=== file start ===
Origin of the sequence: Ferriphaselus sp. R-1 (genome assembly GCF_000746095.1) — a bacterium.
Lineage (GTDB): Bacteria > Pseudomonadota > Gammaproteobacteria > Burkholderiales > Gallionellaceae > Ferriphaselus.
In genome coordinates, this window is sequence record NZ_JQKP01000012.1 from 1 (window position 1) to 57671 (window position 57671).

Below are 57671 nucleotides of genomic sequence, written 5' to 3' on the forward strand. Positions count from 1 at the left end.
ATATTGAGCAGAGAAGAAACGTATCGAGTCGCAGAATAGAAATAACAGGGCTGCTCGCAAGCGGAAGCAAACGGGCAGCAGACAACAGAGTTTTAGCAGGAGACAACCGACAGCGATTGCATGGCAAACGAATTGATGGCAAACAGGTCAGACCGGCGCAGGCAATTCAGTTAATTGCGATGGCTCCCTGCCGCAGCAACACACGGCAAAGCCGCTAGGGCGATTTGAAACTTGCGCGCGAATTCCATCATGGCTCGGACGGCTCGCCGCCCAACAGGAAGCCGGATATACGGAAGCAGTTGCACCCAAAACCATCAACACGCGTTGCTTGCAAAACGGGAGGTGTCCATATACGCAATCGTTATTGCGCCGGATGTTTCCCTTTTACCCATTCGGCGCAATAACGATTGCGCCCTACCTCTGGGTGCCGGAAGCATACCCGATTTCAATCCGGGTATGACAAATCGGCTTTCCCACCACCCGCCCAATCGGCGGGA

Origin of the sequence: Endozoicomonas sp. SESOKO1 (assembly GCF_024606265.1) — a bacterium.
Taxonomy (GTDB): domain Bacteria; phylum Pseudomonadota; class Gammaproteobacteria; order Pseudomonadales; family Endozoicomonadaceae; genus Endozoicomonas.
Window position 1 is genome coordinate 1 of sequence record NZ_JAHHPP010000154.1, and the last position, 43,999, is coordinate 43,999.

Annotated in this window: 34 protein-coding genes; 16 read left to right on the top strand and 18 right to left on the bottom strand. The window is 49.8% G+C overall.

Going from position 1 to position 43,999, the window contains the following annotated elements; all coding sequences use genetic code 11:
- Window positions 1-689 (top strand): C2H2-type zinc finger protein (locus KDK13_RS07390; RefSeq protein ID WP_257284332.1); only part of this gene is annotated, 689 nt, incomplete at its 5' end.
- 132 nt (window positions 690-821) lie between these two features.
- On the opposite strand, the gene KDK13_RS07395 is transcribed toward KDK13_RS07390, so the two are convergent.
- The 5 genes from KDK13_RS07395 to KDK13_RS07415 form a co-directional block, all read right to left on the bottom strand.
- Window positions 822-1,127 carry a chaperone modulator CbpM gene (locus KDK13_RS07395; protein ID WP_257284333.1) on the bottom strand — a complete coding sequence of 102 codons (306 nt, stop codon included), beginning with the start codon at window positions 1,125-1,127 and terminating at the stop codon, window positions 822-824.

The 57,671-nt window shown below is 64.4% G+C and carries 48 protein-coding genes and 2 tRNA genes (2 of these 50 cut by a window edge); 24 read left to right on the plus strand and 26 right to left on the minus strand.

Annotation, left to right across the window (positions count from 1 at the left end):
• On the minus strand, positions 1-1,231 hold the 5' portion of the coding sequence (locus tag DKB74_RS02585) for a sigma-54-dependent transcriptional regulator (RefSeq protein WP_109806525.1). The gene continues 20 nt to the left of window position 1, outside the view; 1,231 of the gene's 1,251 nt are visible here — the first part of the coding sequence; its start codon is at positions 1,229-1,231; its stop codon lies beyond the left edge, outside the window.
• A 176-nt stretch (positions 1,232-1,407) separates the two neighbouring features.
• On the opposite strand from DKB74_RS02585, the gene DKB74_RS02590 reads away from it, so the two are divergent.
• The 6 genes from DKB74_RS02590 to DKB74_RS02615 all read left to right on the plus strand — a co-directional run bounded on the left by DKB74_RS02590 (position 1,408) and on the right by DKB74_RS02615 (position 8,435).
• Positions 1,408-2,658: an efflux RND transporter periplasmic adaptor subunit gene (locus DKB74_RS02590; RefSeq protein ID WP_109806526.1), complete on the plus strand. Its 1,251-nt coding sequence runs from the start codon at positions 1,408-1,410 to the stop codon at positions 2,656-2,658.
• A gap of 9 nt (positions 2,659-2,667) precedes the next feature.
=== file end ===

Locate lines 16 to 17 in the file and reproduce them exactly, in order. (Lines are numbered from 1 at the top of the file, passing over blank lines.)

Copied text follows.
The 57,671-nt window shown below is 64.4% G+C and carries 48 protein-coding genes and 2 tRNA genes (2 of these 50 cut by a window edge); 24 read left to right on the plus strand and 26 right to left on the minus strand.

Annotation, left to right across the window (positions count from 1 at the left end):